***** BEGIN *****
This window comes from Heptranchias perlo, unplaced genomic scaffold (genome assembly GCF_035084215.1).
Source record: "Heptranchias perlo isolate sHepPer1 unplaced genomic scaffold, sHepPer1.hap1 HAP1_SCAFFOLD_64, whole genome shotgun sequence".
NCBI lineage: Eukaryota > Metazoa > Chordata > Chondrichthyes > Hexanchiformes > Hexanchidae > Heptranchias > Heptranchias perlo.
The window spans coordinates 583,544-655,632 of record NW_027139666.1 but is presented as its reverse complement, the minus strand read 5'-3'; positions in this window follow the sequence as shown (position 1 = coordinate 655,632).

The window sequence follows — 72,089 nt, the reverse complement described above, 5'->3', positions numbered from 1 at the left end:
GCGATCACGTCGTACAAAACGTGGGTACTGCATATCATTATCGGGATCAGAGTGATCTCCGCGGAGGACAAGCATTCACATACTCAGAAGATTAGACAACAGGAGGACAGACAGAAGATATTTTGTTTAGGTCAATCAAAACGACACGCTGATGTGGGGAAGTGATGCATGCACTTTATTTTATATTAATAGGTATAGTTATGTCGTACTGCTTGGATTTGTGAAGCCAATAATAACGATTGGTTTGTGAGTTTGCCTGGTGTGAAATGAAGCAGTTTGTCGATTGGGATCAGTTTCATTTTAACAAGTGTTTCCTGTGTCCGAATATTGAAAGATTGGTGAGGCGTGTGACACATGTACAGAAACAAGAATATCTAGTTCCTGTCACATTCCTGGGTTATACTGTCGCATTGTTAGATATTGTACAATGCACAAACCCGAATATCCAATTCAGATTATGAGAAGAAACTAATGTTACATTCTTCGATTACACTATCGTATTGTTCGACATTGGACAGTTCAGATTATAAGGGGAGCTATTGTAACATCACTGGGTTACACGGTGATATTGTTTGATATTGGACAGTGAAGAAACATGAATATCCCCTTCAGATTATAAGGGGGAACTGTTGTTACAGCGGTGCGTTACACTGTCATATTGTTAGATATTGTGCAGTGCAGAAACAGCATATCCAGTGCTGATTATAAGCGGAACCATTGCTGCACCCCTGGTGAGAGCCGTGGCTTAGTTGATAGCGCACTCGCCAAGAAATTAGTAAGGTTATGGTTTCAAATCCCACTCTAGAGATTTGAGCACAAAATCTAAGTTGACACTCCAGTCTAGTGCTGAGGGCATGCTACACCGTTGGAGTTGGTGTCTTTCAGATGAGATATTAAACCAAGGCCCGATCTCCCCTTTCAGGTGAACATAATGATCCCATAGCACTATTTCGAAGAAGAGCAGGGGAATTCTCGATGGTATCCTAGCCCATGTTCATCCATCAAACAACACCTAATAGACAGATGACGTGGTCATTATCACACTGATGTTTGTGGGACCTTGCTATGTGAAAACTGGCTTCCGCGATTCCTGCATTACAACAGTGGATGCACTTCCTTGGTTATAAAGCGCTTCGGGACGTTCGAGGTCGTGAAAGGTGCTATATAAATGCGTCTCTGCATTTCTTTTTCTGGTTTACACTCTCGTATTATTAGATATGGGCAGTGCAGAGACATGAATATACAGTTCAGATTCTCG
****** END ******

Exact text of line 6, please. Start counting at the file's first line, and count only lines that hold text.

GCGATCACGTCGTACAAAACGTGGGTACTGCATATCATTATCGGGATCAGAGTGATCTCCGCGGAGGACAAGCATTCACATACTCAGAAGATTAGACAACAGGAGGACAGACAGAAGATATTTTGTTTAGGTCAATCAAAACGACACGCTGATGTGGGGAAGTGATGCATGCACTTTATTTTATATTAATAGGTATAGTTATGTCGTACTGCTTGGATTTGTGAAGCCAATAATAACGATTGGTTTGTGAGTTTGCCTGGTGTGAAATGAAGCAGTTTGTCGATTGGGATCAGTTTCATTTTAACAAGTGTTTCCTGTGTCCGAATATTGAAAGATTGGTGAGGCGTGTGACACATGTACAGAAACAAGAATATCTAGTTCCTGTCACATTCCTGGGTTATACTGTCGCATTGTTAGATATTGTACAATGCACAAACCCGAATATCCAATTCAGATTATGAGAAGAAACTAATGTTACATTCTTCGATTACACTATCGTATTGTTCGACATTGGACAGTTCAGATTATAAGGGGAGCTATTGTAACATCACTGGGTTACACGGTGATATTGTTTGATATTGGACAGTGAAGAAACATGAATATCCCCTTCAGATTATAAGGGGGAACTGTTGTTACAGCGGTGCGTTACACTGTCATATTGTTAGATATTGTGCAGTGCAGAAACAGCATATCCAGTGCTGATTATAAGCGGAACCATTGCTGCACCCCTGGTGAGAGCCGTGGCTTAGTTGATAGCGCACTCGCCAAGAAATTAGTAAGGTTATGGTTTCAAATCCCACTCTAGAGATTTGAGCACAAAATCTAAGTTGACACTCCAGTCTAGTGCTGAGGGCATGCTACACCGTTGGAGTTGGTGTCTTTCAGATGAGATATTAAACCAAGGCCCGATCTCCCCTTTCAGGTGAACATAATGATCCCATAGCACTATTTCGAAGAAGAGCAGGGGAATTCTCGATGGTATCCTAGCCCATGTTCATCCATCAAACAACACCTAATAGACAGATGACGTGGTCATTATCACACTGATGTTTGTGGGACCTTGCTATGTGAAAACTGGCTTCCGCGATTCCTGCATTACAACAGTGGATGCACTTCCTTGGTTATAAAGCGCTTCGGGACGTTCGAGGTCGTGAAAGGTGCTATATAAATGCGTCTCTGCATTTCTTTTTCTGGTTTACACTCTCGTATTATTAGATATGGGCAGTGCAGAGACATGAATATACAGTTCAGATTCTCG